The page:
In my case, I got the UD5 from the X58 chipset, because it was on special, (20-30$ more than the UD4) and as I was aiming for ultra quiet computer fan cooled, I know that my fans would run at very low speed, and would get fans aimed for more quietness than pushing air... so I needed the larger heatsink on the south and northbridge, to improve board cooling.

    If there is a "P" in front, it's an updated revision of the board where new feature has been added... like USB 3.0. Example: UD4 was released before USB 3.0 was out. Now, USB 3.0 is out, Gigabyte releases UD4P which has USB 3.0 to it.

    As I don't think you will overclock your motherboard like no tomorrow, and just seek for a nice quality build, with options and ability to overclock mostly your CPU and possibly memory, I would suggest the Gigabyte P67A-UD4-B3. Of course, if you think you might need better north/south bridge cooling, or plan to overclock them, than the P67A-UD5-B3 is another option.

    The board is colored black, which will provide you a close overall look to the ASUS Sabertooth, where the board is black (obviously without the plastic cover up).

    And here is a feature comparison:
    UD4
    > 12-phase power (the more you have, the better the CPU will be stable when you overclock, and cooler the power phases units will be). Back in the old days when we passed from 2 phase (usually OEM's, and cheap boards) power to 4, this was a big system stability boost jump even when you don't overclock. Now, the lowest you can go is 4, I believe, and it's plenty when you don't overclock, due to increase build quality and better engineering.
    So here you have 12 of them.. but what happens is that you have 6 that are use, and the other 6 are redundant, in the case of overheating or non-permanent failure it won't shut down your computer or freeze just switch the other set, and switch back to the other ones, once it's their turn. See it as if you have a backup RAID (RAID1) but for CPU power management.

    > Intesil VRD 12 chip, which from my understanding it allows a communication between power management of the processor and voltage regulator controller, to increase system stability
    > Dual BIOS with 3TB HDD support
    > SATA 6Gbps and the rest of course
    > 2x USB 3.0
    > 2x eSATA ports
    > Gigabit Ethernet, of course
    > and several other minor features common on about all Gigabyte boards trough the CPU socket series model


    UD5
    > has 20-phase power, with the same technology as mentioned above, but instead of 6 power phase used at a time, it uses 10.

    > Bigger heatsink for the south and north bridge
    > Intesil VRD 12 chip, which from my understanding it allows a communication between power management of the processor and voltage regulator controller, to increase system stability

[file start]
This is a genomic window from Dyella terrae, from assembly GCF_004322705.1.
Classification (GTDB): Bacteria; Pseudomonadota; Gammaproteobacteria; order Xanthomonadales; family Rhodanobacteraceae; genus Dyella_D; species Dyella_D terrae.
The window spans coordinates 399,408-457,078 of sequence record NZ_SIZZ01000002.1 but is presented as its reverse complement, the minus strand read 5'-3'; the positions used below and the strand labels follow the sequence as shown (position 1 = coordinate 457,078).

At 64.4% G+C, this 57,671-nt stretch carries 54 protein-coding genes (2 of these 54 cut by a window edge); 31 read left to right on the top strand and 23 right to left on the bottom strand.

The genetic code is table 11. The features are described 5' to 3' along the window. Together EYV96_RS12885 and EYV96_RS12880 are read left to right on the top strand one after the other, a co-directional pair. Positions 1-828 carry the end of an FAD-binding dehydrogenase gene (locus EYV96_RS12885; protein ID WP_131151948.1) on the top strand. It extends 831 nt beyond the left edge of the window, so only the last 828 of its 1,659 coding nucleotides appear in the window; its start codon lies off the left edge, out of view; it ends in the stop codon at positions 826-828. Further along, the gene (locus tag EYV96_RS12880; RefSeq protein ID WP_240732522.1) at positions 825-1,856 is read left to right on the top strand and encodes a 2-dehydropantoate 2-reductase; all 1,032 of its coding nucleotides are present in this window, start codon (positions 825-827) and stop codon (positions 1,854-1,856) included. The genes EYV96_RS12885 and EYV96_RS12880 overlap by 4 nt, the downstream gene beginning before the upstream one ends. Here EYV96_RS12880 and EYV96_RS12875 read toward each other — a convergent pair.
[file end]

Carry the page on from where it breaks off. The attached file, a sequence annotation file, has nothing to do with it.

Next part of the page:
> Dual BIOS with 3TB HDD support
    > 4x USB 3.0
    > SATA 6Gbps of course
    > 2 powered eSATA ports (which are also USB 2.0. (it's a combo port. Works very well, and hold very well the USB and eSATA plugs. I have it on my Dell laptop, and on my motherboard.))
    > Firewire support
    > Gigabit Ethernet, of course
    > 3 way SLI/Crossfire



    heumm it's not the size of the screen that counts.. it's the resolution. TV's are 1080p.
    So 1920x1080... a GTX 460 will handle that no problem with current games at max settings. A GTX 570 will provide enough power for max settings for a very long time. Of course, going with multiple monitors or higher resolutions, changes things, and now a more powerful GPU would be needed.
     
    Last edited: 29 May 2011
  8. GoodBytes

    GoodBytes How many wifi's does it have?

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    So, why not buy the lower end board which has less features?!

    I don't know if you know, but USUALLY, the lower end boards is the fancy one, with less features.
    Hmm.. maybe it's really for a very small market.
     
  9. Subv3rse

    Subv3rse New Member

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    Ha, ok, my description was probably a little lacking there. The quality of the components are, arguably, better designed. The quality of the controllers are better "for gaming", by a small margin, so I can only presume the system has been optimised for that sort of throughput. The thermal shield is something I can't comment on yet, as I've not had mine long enough to tell whether it's good or not, but it's a nice, sturdy, well constructed quality board that, with other features, fits the exact profile i was looking for. Moreover, it only cost me £120, which is cheaper than say the Asus P8P6 Deluxe. By a lot.

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    Subv3rse
     
  10. crosshair

    crosshair It's life Jim but not as we know it

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    A GTX 570 will be more than adequate for a screen that size. In fact, it's not about size, but resolution.